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The Cultural Contradictions of American Education

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The Cultural Contradictions of American Education

National Affairs January 5, 2021
EducationPre K-12

For several decades now, educators in the United States have focused much of their attention on the disappointing levels of academic achievement among low-income children. This concern is hardly unwarranted: Even as it became clear to policymakers that education would be critical in preserving economic mobility into the 21st century, America's low-income children were falling further and further behind their wealthier peers. Growing inequality, intractable racial disparities, moribund test scores, and low college-graduation rates signaled that America was not fulfilling its promise of opportunity for all.

Against the backdrop of such inequity, it may seem inept, or perhaps overly "privileged," to divert attention away from low-income communities and toward the middle class. After all, statistically speaking, middle-class students are not the ones struggling to read or pass their algebra exams. They're not the ones flailing in our globalized, knowledge-based, volatile labor market. Yet understanding some fundamental facts about the middle-class mindset is crucial to diagnosing what ails an education system designed and administered by middle-class professionals, who inevitably bring their own cultural psychology to the task.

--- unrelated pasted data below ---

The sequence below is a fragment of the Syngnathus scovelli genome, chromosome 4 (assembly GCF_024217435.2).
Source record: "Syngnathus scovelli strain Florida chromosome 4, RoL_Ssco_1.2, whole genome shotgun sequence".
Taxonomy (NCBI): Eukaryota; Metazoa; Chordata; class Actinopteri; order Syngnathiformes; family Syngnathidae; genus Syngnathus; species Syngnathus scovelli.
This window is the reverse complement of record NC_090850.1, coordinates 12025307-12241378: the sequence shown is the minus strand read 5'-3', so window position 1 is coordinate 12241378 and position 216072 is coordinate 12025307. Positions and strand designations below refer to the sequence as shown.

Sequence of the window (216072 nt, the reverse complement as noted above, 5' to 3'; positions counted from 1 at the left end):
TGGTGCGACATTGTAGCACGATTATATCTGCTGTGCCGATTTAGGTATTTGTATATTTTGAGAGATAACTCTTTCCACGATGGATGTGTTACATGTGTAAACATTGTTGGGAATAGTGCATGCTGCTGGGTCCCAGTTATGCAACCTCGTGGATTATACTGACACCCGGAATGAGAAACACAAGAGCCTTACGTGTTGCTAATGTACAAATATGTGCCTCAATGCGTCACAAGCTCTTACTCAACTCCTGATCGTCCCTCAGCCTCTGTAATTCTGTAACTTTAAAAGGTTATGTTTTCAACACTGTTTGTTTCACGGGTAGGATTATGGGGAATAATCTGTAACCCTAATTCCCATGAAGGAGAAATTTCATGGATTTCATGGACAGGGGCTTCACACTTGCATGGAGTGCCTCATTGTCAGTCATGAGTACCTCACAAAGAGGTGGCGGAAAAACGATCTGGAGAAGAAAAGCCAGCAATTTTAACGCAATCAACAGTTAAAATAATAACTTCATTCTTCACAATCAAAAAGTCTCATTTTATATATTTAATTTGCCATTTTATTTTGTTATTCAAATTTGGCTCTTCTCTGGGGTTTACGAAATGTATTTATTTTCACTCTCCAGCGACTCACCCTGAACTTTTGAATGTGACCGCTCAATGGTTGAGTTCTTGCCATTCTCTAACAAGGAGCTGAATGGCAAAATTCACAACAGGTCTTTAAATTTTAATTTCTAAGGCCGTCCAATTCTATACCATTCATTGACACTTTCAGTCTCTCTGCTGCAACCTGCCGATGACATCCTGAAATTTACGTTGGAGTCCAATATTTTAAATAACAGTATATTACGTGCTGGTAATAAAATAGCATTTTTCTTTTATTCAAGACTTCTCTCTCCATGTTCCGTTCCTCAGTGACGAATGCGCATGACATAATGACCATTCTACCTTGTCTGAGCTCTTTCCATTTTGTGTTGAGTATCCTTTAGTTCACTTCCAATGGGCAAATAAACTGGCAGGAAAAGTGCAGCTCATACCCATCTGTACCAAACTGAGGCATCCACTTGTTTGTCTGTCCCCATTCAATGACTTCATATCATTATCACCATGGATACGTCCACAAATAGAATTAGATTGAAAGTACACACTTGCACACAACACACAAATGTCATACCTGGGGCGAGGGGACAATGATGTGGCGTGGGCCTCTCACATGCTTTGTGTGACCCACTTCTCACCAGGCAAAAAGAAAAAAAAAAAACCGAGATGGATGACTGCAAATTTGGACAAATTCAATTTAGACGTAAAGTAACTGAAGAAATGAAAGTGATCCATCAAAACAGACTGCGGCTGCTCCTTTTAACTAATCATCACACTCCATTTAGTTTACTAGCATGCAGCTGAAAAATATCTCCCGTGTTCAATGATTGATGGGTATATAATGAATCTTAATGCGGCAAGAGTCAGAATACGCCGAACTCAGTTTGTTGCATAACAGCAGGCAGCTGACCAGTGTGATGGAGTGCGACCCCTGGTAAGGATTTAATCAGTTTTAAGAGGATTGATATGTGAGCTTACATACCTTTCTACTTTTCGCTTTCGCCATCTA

At bottom, something in the psychology of the American middle class makes running a classroom and designing its curriculum a paradoxical undertaking. On the one hand, America's middle class demands an education system grounded in the cultivation and celebration of each child's individuality — in an appreciation of the habits, tastes, and dispositions that make every child unique. At the same time, the middle class expects the nation's schools to instill in every student a set of distinctly middle-class values — accountability, diligence, civility, and self-control — that are often in direct tension with students' autonomy and individuality.

Continue reading the entire piece here at National Affairs


Kay S. Hymowitz is the William E. Simon Fellow at the Manhattan Institute and contributing editor at City Journal. She is the author of several books, most recently The New Brooklyn. Follow her on Twitter here

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